Personal Line of Credit vs. Personal Loan: What Are the Key Differences?
Over the course of a lifetime, you probably will need to borrow money at least once. Whether it’s to buy a new car, send a kid to college or refurbish your home, you may find yourself a tad confused over what your best options are. A personal line of credit and a personal loan are often referred to interchangeably, but there are key differences you should know about before you decide which is right for you.
What Is a Personal Loan?
Last year, more than 114 million Americans took out personal loans of some kind. Put simply, a personal loan is a sum of money that you borrow from a bank, online lender or credit union that will be deposited in your bank account in a lump sum. You’ll agree to pay this loan back over a set number of years and will probably start paying interest right away. If you decide to pay back the loan early, you could be charged a prepayment penalty.
A personal loan could be a good fit if you know you need a set or known amount of money, such as $10,000 to build a home extension.
The two main types of such loans are secured and unsecured loans. A secured loan will be pegged to an asset such as your home, meaning that if you don’t pay what you owe, you could be at risk of losing your home.
What Is a Personal Line of Credit?
A personal line of credit works in a similar fashion to a credit card. You borrow money up to a maximum limit, withdrawing it as and when you need it. As with a credit card, you pay interest only on what you borrow — if you agree to a line of credit of $5,000 but only borrow $2,000, you’d only pay the interest on that $2,000.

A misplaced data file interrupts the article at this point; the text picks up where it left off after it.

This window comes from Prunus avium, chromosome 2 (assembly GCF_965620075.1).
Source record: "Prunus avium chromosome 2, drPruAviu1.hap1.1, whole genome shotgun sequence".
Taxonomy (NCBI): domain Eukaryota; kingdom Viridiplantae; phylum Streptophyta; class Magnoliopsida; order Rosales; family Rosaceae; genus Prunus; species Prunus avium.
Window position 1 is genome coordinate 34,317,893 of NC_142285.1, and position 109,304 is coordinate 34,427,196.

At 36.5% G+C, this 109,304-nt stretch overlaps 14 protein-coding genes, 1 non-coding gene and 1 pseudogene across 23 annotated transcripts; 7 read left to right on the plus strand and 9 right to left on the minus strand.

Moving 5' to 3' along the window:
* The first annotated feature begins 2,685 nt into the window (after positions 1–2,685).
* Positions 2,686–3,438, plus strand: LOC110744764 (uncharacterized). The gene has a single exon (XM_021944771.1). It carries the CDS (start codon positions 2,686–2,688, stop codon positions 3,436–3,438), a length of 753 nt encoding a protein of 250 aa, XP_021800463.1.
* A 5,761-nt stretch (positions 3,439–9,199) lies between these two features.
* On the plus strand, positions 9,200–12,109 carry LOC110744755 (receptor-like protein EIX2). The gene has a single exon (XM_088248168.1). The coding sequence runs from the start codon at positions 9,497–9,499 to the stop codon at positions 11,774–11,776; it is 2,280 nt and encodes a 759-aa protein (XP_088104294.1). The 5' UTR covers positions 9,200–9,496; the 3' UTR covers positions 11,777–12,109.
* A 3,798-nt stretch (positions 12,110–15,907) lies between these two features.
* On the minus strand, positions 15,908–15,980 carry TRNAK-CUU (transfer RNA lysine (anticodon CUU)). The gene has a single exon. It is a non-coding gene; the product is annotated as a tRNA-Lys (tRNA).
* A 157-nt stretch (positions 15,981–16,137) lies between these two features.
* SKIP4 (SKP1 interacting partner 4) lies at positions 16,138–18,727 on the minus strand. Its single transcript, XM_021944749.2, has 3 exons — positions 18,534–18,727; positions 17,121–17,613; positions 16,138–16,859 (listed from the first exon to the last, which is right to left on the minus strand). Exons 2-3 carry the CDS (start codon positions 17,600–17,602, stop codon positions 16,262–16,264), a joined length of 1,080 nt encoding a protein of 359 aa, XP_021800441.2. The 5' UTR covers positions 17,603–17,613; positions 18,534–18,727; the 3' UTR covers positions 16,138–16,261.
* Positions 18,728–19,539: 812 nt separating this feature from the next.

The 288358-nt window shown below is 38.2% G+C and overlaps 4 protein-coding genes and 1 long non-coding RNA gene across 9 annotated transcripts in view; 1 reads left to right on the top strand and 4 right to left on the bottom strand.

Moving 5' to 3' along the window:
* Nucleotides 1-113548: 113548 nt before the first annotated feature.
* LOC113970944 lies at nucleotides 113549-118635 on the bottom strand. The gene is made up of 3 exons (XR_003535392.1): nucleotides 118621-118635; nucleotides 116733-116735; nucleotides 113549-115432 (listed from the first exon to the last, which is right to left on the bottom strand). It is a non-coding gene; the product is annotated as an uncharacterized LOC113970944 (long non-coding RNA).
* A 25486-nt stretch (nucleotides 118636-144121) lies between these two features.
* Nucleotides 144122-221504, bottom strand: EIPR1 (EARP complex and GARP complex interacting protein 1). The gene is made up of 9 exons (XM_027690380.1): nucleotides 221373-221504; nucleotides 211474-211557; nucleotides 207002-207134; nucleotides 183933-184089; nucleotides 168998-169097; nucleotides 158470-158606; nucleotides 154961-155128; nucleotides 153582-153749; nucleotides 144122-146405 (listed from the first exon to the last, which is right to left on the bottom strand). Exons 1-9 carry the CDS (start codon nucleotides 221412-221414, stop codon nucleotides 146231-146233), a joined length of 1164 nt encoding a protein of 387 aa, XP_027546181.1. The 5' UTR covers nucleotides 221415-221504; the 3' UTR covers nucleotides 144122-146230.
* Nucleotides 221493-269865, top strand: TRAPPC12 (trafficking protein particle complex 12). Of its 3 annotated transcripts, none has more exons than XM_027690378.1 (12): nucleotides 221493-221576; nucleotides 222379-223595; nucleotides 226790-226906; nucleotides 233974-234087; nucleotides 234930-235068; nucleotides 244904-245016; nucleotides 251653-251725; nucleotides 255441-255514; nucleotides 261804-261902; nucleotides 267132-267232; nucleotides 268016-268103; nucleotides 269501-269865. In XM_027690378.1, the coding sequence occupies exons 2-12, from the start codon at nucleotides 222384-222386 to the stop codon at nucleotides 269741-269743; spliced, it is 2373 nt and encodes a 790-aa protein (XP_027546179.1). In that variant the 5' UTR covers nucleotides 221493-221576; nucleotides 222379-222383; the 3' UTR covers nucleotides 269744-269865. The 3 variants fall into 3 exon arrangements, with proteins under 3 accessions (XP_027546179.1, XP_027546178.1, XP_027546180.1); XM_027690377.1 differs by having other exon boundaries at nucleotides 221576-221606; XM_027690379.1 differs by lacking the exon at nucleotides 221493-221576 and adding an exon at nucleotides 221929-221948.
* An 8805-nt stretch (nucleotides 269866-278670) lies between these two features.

The key difference between a credit card and personal line of credit is that with a line of credit, you start paying interest right away on what you borrow, while with a credit card, you will only pay interest when you don’t pay the whole balance from your monthly billing cycle. You also won’t earn cash back or air miles that are available with some credit cards. A personal line of credit may work well for someone with a fluctuating income such as a freelancer, who may need to draw out during drier work spells and can repay during busier periods.
Personal Line of Credit vs. Personal Loan
While a line of credit and a personal loan can help you borrow the sum of money you need, there are key differences between them.
What You Pay Back
The interest rate for a personal loan is most likely going to be fixed, somewhere between 5% and 36%, but with a line of credit, the interest rate may well be variable — somewhere between 8% and24%. Additionally, a personal loan will usually incur an origination fee of between 1% and 6%, while a personal line of credit normally involves an annual fee of between $25–$50.
How You Pay the Money Back
While personal loans usually have a set number of years for repayment (known as the term), personal lines of credit can have variable terms. This might seem like a positive if you want more time to repay what you borrow, but bear in mind that the interest will be building up. Your personal loan will also probably have a fixed monthly payment amount, while a personal line of credit will have a minimum monthly repayment.
How You Receive Your Funds
A personal loan will be delivered in a lump sum, but you can draw from your personal line of credit as and when you need it. To avoid paying more interest than is necessary, though, it’s always best to avoid borrowing more than you know you’ll need.
However you decide to borrow the funds you need, having a decent credit score is key to obtaining the best possible interest rates. SmartCredit makes it easy to take control of your future credit score, with gamified tools that help track and build your score with ease.